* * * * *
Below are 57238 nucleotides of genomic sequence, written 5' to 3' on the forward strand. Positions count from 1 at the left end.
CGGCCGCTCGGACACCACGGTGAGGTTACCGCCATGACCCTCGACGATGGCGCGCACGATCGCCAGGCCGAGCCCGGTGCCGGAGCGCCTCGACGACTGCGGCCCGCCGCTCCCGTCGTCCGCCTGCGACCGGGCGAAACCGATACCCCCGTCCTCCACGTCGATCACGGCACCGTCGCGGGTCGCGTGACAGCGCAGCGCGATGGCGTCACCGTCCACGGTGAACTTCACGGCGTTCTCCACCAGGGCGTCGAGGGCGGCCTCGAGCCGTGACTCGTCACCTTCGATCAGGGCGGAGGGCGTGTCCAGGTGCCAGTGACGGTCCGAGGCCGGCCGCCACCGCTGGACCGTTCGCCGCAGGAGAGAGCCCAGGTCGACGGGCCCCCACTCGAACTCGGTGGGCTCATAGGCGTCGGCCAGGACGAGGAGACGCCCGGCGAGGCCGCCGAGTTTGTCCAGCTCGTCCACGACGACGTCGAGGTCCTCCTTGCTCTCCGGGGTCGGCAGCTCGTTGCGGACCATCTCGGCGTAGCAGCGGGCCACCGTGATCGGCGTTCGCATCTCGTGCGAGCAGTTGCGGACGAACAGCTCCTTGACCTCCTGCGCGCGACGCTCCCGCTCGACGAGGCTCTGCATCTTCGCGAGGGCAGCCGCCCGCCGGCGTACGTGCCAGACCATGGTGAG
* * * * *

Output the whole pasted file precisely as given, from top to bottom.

Below are 57238 nucleotides of genomic sequence, written 5' to 3' on the forward strand. Positions count from 1 at the left end.
CGGCCGCTCGGACACCACGGTGAGGTTACCGCCATGACCCTCGACGATGGCGCGCACGATCGCCAGGCCGAGCCCGGTGCCGGAGCGCCTCGACGACTGCGGCCCGCCGCTCCCGTCGTCCGCCTGCGACCGGGCGAAACCGATACCCCCGTCCTCCACGTCGATCACGGCACCGTCGCGGGTCGCGTGACAGCGCAGCGCGATGGCGTCACCGTCCACGGTGAACTTCACGGCGTTCTCCACCAGGGCGTCGAGGGCGGCCTCGAGCCGTGACTCGTCACCTTCGATCAGGGCGGAGGGCGTGTCCAGGTGCCAGTGACGGTCCGAGGCCGGCCGCCACCGCTGGACCGTTCGCCGCAGGAGAGAGCCCAGGTCGACGGGCCCCCACTCGAACTCGGTGGGCTCATAGGCGTCGGCCAGGACGAGGAGACGCCCGGCGAGGCCGCCGAGTTTGTCCAGCTCGTCCACGACGACGTCGAGGTCCTCCTTGCTCTCCGGGGTCGGCAGCTCGTTGCGGACCATCTCGGCGTAGCAGCGGGCCACCGTGATCGGCGTTCGCATCTCGTGCGAGCAGTTGCGGACGAACAGCTCCTTGACCTCCTGCGCGCGACGCTCCCGCTCGACGAGGCTCTGCATCTTCGCGAGGGCAGCCGCCCGCCGGCGTACGTGCCAGACCATGGTGAG